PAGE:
This page describes the condition of Achilles Tendinitis and the approach to this condition adopted by Mr Bowyer. Other surgeons may use variations on the techniques, for instance with regard to post-operative management. It is important that you understand what your own surgeon intends to do, and how you will be treated after the procedure.
Achilles tendinitis is characterized by inflammation and pain at the Achilles tendon (back of the ankle). This tendon, sometimes called the heel cord, is the tendon attachment of the calf muscles from the leg and knee to the heel. This structure is important in standing on your toes or in the pushing-off phase of walking, running, or jumping.
Achilles tendinitis is usually a strain of the tendon.
Common Signs and Symptoms
- Pain, tenderness, swelling, warmth, and redness over the Achilles tendon
- Pain with ankle motion (especially pushing off or pushing down with the front of the foot) or standing on the ball of the foot or toes
- Crepitation (a crackling sound) when the tendon is moved or touched
- Strain from sudden increase in amount or intensity of activity or overuse of the lower leg muscles and Achilles tendon
- Direct blow or injury to the lower leg, foot, or ankle
Risk Increases with the Following
- Sports that require sudden, explosive calf muscle contraction, such as those involving jumping and quick starts or kicking, especially squash, badminton, basketball and netball
- Running sports, especially training running on hills
- Poor physical conditioning (strength and flexibility/endurance)
- Inadequate warm-up before practice or play
- Appropriately warm up and stretch before practice or competition. Click here for examples
- Allow time for adequate rest and recovery between practices and competition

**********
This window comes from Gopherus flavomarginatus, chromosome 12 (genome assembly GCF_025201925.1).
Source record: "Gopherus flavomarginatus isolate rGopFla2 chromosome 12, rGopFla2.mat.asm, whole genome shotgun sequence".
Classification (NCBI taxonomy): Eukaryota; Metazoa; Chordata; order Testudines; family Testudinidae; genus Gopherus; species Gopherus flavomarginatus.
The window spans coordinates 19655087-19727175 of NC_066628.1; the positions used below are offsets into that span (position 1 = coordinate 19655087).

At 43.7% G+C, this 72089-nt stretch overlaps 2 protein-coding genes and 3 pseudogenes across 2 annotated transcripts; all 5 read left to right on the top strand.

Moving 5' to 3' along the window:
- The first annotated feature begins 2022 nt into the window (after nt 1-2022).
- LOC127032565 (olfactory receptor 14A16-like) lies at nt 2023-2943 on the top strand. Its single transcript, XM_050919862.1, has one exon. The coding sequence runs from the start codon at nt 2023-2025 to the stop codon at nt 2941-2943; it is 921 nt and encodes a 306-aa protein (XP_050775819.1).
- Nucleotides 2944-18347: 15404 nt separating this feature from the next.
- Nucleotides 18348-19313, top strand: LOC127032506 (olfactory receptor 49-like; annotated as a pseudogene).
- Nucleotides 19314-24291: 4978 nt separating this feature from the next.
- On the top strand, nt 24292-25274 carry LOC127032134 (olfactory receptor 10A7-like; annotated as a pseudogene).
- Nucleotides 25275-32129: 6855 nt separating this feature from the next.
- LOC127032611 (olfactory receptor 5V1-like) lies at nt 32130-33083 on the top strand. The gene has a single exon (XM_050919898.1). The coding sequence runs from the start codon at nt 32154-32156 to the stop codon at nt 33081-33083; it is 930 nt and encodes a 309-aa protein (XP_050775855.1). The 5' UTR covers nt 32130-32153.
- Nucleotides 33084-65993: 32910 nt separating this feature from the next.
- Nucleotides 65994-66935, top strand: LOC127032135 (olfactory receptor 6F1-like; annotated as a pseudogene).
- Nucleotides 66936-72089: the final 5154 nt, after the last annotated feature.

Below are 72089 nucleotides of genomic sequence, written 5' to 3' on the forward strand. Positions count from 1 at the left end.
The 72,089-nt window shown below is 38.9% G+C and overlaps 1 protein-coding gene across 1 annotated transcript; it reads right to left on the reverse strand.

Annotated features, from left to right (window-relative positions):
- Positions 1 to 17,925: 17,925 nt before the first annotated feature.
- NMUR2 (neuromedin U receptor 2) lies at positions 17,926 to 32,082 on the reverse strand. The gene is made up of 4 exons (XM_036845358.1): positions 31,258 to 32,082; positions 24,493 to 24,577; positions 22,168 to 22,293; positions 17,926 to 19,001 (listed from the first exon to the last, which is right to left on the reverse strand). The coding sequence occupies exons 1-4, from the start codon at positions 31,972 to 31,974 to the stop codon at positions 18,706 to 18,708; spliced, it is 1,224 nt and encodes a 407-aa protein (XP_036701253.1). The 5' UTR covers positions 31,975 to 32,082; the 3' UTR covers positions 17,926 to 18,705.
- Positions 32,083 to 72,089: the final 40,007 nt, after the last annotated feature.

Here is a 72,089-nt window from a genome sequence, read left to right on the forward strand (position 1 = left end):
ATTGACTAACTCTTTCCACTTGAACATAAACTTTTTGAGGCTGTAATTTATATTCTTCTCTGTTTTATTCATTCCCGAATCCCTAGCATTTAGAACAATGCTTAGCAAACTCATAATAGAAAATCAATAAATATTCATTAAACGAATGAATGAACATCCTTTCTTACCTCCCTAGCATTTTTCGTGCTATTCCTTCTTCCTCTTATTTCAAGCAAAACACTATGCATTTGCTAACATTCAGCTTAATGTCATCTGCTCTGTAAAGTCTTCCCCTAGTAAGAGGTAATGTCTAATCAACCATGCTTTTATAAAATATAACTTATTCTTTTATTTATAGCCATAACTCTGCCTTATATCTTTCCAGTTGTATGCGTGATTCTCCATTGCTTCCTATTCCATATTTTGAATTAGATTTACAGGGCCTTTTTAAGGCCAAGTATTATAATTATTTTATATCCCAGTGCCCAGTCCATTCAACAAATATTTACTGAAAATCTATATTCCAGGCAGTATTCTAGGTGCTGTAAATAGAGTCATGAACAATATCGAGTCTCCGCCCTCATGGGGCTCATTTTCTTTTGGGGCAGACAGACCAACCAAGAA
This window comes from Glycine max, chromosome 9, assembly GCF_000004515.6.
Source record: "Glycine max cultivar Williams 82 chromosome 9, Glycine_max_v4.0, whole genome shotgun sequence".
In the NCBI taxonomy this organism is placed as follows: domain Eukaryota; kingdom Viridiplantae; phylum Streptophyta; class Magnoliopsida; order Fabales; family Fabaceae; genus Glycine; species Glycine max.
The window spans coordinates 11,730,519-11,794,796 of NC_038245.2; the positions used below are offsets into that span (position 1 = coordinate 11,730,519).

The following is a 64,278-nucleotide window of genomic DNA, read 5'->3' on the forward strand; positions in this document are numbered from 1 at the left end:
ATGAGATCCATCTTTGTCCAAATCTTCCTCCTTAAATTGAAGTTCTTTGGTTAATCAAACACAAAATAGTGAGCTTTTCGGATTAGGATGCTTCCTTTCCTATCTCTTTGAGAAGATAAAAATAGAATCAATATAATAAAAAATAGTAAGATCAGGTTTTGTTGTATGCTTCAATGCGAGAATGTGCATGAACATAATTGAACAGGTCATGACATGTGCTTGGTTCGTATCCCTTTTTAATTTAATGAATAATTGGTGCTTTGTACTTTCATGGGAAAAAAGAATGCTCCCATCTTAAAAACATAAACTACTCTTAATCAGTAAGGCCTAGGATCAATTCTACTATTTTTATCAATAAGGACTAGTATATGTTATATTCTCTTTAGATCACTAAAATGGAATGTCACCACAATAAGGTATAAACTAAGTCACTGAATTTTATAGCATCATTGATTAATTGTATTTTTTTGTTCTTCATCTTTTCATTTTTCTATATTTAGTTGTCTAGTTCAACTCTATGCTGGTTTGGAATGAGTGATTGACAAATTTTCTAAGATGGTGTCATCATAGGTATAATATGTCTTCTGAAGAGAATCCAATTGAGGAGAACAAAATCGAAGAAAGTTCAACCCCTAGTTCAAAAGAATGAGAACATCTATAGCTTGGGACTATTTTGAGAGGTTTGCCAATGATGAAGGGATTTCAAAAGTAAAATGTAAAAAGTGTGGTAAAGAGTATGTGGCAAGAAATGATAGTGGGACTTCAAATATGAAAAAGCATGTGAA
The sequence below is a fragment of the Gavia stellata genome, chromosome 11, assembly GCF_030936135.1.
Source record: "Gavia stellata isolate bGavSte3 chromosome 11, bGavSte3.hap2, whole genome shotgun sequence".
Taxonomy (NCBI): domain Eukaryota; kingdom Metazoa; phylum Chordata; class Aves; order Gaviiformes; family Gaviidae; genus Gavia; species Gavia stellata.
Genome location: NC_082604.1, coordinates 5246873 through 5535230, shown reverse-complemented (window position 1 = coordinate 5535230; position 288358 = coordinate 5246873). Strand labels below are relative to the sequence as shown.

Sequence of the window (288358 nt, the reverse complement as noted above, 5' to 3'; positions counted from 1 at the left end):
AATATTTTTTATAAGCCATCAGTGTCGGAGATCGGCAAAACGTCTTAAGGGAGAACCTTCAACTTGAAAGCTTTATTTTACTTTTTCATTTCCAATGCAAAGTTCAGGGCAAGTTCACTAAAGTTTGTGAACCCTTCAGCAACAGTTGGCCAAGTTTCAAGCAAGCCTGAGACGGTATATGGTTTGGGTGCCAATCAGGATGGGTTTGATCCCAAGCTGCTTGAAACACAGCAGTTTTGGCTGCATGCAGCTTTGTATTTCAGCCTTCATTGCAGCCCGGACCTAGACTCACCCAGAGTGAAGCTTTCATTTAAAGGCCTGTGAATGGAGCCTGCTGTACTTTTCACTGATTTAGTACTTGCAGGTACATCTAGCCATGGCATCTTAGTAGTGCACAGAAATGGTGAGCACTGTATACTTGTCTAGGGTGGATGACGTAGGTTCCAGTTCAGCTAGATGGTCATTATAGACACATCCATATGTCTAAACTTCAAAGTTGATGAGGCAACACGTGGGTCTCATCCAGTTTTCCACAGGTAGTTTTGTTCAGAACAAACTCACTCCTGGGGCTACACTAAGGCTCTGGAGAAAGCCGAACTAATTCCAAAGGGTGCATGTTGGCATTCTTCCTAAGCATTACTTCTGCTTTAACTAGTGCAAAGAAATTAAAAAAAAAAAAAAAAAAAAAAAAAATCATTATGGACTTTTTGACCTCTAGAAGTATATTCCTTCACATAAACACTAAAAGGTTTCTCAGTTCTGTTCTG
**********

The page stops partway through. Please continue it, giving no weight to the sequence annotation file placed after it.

- Maintain appropriate conditioning
- Ankle and leg flexibility
- Muscle strength and endurance
- Cardiovascular fitness
- Use proper technique
- To help prevent recurrence, taping, protective strapping, or an adhesive bandage may be recommended for several weeks after healing is complete
- An acute injury is usually curable within 6 weeks if treated appropriately with conservative treatment and resting of the affected area
- A chronic condition may take many months to heal
- Healing time will be prolonged if the condition is not appropriately treated or if not given adequate time to heal
- Symptoms can reoccur if activity is resumed too soon
- Untreated, tendinitis may result in Achilles Rupture requiring surgery
General Treatment Considerations
Initial treatment consists of medication and ice to relieve the pain, stretching and strengthening exercises (Click here for examples), and modification of the activity that initially caused the problem. Referral to a physiotherapist for further evaluation and treatment may be helpful. Occasionally a walking boot or cast may be recommended to immobilize the tendon, allowing the inflammation to settle down. For less severe cases or after immobilization, a heel lift may be prescribed to reduce stress to the tendon. This may be followed by an elastic bandage wrap of the ankle and Achilles tendon. Orthotics (arch supports) may be prescribed or recommended after careful assessment with the surgeon and a podiatrist. Surgery to remove the inflamed tendon lining or degenerated tendon tissue is rarely necessary.
- Nonsteroidal anti-inflammatory medications, such as aspirin and ibuprofen if you are able to take these
- Cortisone injections are rarely if ever indicated. Cortisone injections may weaken tendons, so it is better to give the condition more time to heal than to use them
Heat and Cold
- Heat may be used before performing stretching and strengthening activities prescribed by your physician, physical therapist, or athletic trainer. Use a heat pack or a warm soak
- Cold is used to relieve pain and reduce inflammation for acute and chronic Achilles tendinitis. Cold should be applied for 10 to 15 minutes every 2 to 3 hours for inflammation and pain and immediately after any activity that aggravates your symptoms. Use ice packs or an ice massage
Other Treatment Options
These may include surgery to decompress the tendon, or radiofrequency “coblation” which also treats the tendon directly, through a small surgical incision.
In some people there may be tightness in one of the calf muscles, the gastrocnemius, which can be associated with Achilles problems; surgical release of this muscle, gastrocnemius recession, can be helpful in selected cases.
Notify a doctor if symptoms get worse or do not improve in 6 weeks despite treatment.